by Antonia Daly
As an East Coast member of Great Old Broads, I have high expectations of a trip west. I want big sky, magnificent rock formations, environments that remind me of life before modernity, and the smell of sage. The Mojave Desert has been on my list for decades. When I finally got to visit, my expectations were realized, and more, in the best possible company.
Thirty women, equipped with camping gear, passionate connections to nature, and wildly open spirits gathered at Tecopa Hot Springs Campground and Resort. With a vista of palm trees, rocks, and a sky with a waxing moon, we commenced on a five-day immersion in the human and environmental ecology of desert life.
On Friday, stewardship projects included learning the art of “vertical mulching” to erase remnants of roads, mining, and fencing activities, as well as trail repair and clarification. We were inspired by a new generation of young women from the Student Conservation Association (SCA) who worked beside us on these projects and then later joined us at our evening programs.
On other days, we hiked for pure joy through areas with evocative names: Amethyst Canyon, Dumont Dunes, Tecopa Peak, along the Amargosa River and the Old Spanish Trail. We encountered rattlesnakes and chuckwallas, held conversations about climate change, enjoyed the super bloom explosion of flowers, visited the opulent oasis of China Date Ranch (home of the famed date milkshake), and soaked in the amazing Tecopa Hot Springs each day.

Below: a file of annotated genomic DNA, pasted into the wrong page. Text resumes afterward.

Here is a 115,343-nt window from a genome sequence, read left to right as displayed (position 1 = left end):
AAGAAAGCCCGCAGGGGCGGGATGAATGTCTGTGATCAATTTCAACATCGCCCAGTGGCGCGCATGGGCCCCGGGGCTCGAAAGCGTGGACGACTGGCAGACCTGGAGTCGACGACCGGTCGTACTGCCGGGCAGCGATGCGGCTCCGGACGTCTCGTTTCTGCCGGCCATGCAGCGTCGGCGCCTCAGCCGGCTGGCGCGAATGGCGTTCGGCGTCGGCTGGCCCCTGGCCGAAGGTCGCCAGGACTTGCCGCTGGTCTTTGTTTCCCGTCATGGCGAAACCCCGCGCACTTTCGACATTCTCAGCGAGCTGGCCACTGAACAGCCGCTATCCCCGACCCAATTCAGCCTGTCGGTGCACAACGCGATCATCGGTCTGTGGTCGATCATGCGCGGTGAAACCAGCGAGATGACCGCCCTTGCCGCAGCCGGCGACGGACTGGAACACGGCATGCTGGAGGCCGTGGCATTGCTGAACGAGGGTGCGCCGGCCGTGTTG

Every night under the stars, we were treated to interesting speakers, beginning with Susan Sorrels, fourth-generation Mojave Desert dweller, owner of Shoshone Village, and conservationist, who shared her amazing history. We heard about the adaptation plight of the endangered Amargosa vole, the region’s unique water situation, and the effects of climate change on desert lands. We learned of BLM’s management challenges and the tremendous progress made by the small, but mighty Amargosa Conservancy.
We discussed the complexities of balancing land preservation with multiple use activities: off-highway vehicles, renewable energy projects, ranching, hunting, grazing, and other development that often competes with conservation ideals.
Linda Castro, from the California Wilderness Coalition and Broad Vicky Hoover (Sierra Club CA/NV Wilderness Committee professional volunteer) shared Senator Feinstein’s past and current efforts to protect the Mojave. And of course, we celebrated our three new monuments: Mojave Trails, Sand to Snow, and Castle Mountains.
Our troupe’s camaraderie developed through the shared experiences of camping in a site that was not much more than a gravel parking lot, overcoming toilet and potable water challenges, gathering our camp chairs for lively happy hours, and enjoying delicious meals at The Bistro each day, thanks to Ryan and crew.
The shared memories of our days on this diverse landscape are not likely to be forgotten by the hardy Broads and Bros that made the trek to discover this arid corner of California.